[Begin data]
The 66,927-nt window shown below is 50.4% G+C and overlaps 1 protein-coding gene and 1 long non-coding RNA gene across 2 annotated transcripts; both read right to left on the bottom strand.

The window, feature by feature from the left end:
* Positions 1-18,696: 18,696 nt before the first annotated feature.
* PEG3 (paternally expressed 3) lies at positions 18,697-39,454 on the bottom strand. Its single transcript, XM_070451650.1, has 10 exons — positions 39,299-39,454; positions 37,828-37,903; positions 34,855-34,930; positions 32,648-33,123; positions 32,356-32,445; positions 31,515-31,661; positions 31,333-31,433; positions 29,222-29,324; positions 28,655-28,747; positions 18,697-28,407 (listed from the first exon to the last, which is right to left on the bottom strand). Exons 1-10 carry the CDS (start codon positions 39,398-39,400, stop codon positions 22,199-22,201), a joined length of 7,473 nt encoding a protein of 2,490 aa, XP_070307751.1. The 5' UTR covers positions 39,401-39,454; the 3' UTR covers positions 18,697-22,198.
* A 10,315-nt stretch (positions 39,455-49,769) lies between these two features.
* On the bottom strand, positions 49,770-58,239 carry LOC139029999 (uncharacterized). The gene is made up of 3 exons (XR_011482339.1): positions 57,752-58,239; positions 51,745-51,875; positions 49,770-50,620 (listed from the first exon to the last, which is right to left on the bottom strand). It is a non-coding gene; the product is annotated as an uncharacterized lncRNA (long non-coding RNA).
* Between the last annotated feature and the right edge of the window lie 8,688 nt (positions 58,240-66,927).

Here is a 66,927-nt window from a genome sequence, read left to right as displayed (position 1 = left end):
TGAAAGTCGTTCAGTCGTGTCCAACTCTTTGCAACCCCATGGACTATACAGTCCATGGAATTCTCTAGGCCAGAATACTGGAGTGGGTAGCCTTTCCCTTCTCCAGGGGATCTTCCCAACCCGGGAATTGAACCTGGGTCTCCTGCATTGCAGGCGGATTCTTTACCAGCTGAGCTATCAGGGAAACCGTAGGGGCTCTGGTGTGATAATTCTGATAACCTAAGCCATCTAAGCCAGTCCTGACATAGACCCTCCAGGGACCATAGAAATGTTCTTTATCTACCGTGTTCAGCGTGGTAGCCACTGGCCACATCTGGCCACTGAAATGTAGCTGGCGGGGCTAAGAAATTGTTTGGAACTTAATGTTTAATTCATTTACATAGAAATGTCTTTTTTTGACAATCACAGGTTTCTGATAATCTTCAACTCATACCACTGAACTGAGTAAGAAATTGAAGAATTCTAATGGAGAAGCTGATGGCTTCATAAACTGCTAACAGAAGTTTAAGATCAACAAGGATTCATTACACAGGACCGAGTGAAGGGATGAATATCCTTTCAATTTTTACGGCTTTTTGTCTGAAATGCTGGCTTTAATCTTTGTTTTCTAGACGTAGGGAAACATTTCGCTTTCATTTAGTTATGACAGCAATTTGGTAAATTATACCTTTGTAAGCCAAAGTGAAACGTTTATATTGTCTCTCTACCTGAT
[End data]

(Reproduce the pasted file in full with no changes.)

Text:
The 66,927-nt window shown below is 50.4% G+C and overlaps 1 protein-coding gene and 1 long non-coding RNA gene across 2 annotated transcripts; both read right to left on the bottom strand.

The window, feature by feature from the left end:
* Positions 1-18,696: 18,696 nt before the first annotated feature.
* PEG3 (paternally expressed 3) lies at positions 18,697-39,454 on the bottom strand. Its single transcript, XM_070451650.1, has 10 exons — positions 39,299-39,454; positions 37,828-37,903; positions 34,855-34,930; positions 32,648-33,123; positions 32,356-32,445; positions 31,515-31,661; positions 31,333-31,433; positions 29,222-29,324; positions 28,655-28,747; positions 18,697-28,407 (listed from the first exon to the last, which is right to left on the bottom strand). Exons 1-10 carry the CDS (start codon positions 39,398-39,400, stop codon positions 22,199-22,201), a joined length of 7,473 nt encoding a protein of 2,490 aa, XP_070307751.1. The 5' UTR covers positions 39,401-39,454; the 3' UTR covers positions 18,697-22,198.
* A 10,315-nt stretch (positions 39,455-49,769) lies between these two features.
* On the bottom strand, positions 49,770-58,239 carry LOC139029999 (uncharacterized). The gene is made up of 3 exons (XR_011482339.1): positions 57,752-58,239; positions 51,745-51,875; positions 49,770-50,620 (listed from the first exon to the last, which is right to left on the bottom strand). It is a non-coding gene; the product is annotated as an uncharacterized lncRNA (long non-coding RNA).
* Between the last annotated feature and the right edge of the window lie 8,688 nt (positions 58,240-66,927).

Here is a 66,927-nt window from a genome sequence, read left to right as displayed (position 1 = left end):
TGAAAGTCGTTCAGTCGTGTCCAACTCTTTGCAACCCCATGGACTATACAGTCCATGGAATTCTCTAGGCCAGAATACTGGAGTGGGTAGCCTTTCCCTTCTCCAGGGGATCTTCCCAACCCGGGAATTGAACCTGGGTCTCCTGCATTGCAGGCGGATTCTTTACCAGCTGAGCTATCAGGGAAACCGTAGGGGCTCTGGTGTGATAATTCTGATAACCTAAGCCATCTAAGCCAGTCCTGACATAGACCCTCCAGGGACCATAGAAATGTTCTTTATCTACCGTGTTCAGCGTGGTAGCCACTGGCCACATCTGGCCACTGAAATGTAGCTGGCGGGGCTAAGAAATTGTTTGGAACTTAATGTTTAATTCATTTACATAGAAATGTCTTTTTTTGACAATCACAGGTTTCTGATAATCTTCAACTCATACCACTGAACTGAGTAAGAAATTGAAGAATTCTAATGGAGAAGCTGATGGCTTCATAAACTGCTAACAGAAGTTTAAGATCAACAAGGATTCATTACACAGGACCGAGTGAAGGGATGAATATCCTTTCAATTTTTACGGCTTTTTGTCTGAAATGCTGGCTTTAATCTTTGTTTTCTAGACGTAGGGAAACATTTCGCTTTCATTTAGTTATGACAGCAATTTGGTAAATTATACCTTTGTAAGCCAAAGTGAAACGTTTATATTGTCTCTCTACCTGAT